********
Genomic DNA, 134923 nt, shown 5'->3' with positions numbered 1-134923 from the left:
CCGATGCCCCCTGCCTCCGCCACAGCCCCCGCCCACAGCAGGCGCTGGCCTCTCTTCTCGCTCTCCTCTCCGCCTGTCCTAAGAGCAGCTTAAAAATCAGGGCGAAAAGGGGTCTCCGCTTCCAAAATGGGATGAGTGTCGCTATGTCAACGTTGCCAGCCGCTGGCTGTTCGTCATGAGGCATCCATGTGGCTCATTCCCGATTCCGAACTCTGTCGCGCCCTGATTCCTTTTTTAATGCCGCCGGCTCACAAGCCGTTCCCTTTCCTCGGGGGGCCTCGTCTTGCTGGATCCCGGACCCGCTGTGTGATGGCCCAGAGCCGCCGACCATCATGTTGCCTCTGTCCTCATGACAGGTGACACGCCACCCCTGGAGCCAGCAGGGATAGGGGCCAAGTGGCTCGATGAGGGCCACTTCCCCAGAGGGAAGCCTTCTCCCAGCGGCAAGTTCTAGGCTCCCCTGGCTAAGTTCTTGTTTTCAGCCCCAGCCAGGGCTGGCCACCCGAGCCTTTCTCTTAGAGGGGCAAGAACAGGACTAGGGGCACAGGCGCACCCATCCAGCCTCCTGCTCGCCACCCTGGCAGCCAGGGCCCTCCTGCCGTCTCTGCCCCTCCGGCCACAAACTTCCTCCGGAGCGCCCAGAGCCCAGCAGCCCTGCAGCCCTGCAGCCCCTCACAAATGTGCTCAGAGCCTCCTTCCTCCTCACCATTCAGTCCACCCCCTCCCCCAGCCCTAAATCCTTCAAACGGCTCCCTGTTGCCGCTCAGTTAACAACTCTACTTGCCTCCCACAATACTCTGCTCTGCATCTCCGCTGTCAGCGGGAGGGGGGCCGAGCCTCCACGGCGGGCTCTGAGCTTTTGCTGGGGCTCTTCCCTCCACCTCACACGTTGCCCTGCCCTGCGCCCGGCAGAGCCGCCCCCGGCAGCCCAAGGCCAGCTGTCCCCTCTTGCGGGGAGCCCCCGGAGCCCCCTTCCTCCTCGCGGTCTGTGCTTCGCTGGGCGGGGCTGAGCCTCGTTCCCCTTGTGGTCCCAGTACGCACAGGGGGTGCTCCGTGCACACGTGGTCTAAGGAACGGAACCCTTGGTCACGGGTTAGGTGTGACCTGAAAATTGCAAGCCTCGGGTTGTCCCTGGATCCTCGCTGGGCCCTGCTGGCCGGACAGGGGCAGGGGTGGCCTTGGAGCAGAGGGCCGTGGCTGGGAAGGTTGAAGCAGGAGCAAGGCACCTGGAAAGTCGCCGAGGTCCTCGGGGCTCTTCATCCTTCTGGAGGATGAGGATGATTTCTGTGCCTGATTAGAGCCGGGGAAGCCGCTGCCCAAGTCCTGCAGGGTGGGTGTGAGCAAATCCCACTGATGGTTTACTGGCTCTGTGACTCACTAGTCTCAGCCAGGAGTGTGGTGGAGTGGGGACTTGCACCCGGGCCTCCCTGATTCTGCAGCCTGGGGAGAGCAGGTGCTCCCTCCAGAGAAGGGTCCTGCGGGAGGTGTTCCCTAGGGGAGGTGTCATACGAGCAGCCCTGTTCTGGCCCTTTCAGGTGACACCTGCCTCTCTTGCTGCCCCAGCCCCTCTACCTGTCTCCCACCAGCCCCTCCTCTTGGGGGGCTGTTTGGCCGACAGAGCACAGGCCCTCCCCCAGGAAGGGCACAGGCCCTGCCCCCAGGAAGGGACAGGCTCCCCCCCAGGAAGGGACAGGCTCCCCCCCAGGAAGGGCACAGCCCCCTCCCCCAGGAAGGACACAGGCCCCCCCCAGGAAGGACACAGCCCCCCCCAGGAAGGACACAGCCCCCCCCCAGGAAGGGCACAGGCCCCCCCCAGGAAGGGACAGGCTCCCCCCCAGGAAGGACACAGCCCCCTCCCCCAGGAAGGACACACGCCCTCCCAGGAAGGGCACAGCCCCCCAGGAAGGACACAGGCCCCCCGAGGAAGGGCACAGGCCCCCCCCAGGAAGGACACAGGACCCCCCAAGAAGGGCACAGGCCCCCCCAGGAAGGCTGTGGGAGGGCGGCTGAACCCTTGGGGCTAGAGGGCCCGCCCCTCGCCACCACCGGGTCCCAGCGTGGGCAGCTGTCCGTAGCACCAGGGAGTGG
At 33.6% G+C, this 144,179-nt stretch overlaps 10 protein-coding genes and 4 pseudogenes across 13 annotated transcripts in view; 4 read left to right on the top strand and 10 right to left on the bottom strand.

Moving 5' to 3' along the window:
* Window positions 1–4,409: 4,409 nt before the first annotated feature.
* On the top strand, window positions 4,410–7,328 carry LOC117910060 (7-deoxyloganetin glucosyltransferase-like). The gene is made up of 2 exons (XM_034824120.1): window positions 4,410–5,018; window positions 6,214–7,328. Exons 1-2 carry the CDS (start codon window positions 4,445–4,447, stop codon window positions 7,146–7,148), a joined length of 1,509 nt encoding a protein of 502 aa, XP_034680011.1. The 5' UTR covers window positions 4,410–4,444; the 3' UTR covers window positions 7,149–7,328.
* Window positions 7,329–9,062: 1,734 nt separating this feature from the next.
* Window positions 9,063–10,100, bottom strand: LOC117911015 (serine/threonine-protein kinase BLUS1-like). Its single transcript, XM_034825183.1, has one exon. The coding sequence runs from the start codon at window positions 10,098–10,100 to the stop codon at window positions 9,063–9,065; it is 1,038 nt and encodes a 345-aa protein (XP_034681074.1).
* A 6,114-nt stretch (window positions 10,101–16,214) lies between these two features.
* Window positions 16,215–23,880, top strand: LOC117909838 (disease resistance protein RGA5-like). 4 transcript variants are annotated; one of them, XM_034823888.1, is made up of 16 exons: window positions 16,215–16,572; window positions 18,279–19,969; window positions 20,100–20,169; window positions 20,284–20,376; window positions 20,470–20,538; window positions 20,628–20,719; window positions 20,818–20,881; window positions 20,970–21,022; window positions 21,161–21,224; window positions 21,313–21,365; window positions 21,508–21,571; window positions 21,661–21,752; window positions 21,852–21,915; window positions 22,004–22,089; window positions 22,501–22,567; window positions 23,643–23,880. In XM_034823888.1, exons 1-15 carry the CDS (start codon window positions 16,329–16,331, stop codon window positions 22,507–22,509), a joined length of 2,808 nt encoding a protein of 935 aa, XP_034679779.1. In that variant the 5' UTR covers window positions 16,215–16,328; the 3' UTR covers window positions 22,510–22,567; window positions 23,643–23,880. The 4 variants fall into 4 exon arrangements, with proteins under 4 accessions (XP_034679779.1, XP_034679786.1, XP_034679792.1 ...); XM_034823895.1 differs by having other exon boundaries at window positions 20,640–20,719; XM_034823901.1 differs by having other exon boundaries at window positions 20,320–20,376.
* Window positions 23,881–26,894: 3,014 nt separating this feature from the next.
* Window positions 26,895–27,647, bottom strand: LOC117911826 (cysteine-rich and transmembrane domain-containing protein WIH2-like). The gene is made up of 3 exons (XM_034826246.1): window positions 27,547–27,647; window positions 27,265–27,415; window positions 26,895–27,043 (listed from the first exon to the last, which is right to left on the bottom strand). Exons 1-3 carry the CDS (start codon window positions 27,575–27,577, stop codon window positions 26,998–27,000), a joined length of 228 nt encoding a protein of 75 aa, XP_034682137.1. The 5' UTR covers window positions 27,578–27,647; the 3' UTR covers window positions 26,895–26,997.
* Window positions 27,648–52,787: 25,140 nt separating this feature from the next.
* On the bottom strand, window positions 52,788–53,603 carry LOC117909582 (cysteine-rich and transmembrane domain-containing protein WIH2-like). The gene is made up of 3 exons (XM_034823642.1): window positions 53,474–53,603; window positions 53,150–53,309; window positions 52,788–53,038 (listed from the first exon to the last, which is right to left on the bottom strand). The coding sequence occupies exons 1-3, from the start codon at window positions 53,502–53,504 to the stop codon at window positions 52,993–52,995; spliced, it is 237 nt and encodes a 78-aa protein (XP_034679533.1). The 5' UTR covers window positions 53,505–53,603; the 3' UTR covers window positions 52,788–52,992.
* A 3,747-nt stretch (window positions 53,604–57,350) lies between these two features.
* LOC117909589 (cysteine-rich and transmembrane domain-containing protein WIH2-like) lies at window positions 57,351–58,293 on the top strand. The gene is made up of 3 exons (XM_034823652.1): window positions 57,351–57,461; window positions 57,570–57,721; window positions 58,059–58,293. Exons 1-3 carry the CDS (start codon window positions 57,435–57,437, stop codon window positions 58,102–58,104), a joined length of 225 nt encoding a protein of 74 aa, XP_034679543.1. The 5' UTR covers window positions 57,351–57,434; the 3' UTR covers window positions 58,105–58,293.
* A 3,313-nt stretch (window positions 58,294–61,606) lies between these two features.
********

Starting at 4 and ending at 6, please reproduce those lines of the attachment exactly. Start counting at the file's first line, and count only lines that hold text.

Moving 5' to 3' along the window:
* Window positions 1–4,409: 4,409 nt before the first annotated feature.
* On the top strand, window positions 4,410–7,328 carry LOC117910060 (7-deoxyloganetin glucosyltransferase-like). The gene is made up of 2 exons (XM_034824120.1): window positions 4,410–5,018; window positions 6,214–7,328. Exons 1-2 carry the CDS (start codon window positions 4,445–4,447, stop codon window positions 7,146–7,148), a joined length of 1,509 nt encoding a protein of 502 aa, XP_034680011.1. The 5' UTR covers window positions 4,410–4,444; the 3' UTR covers window positions 7,149–7,328.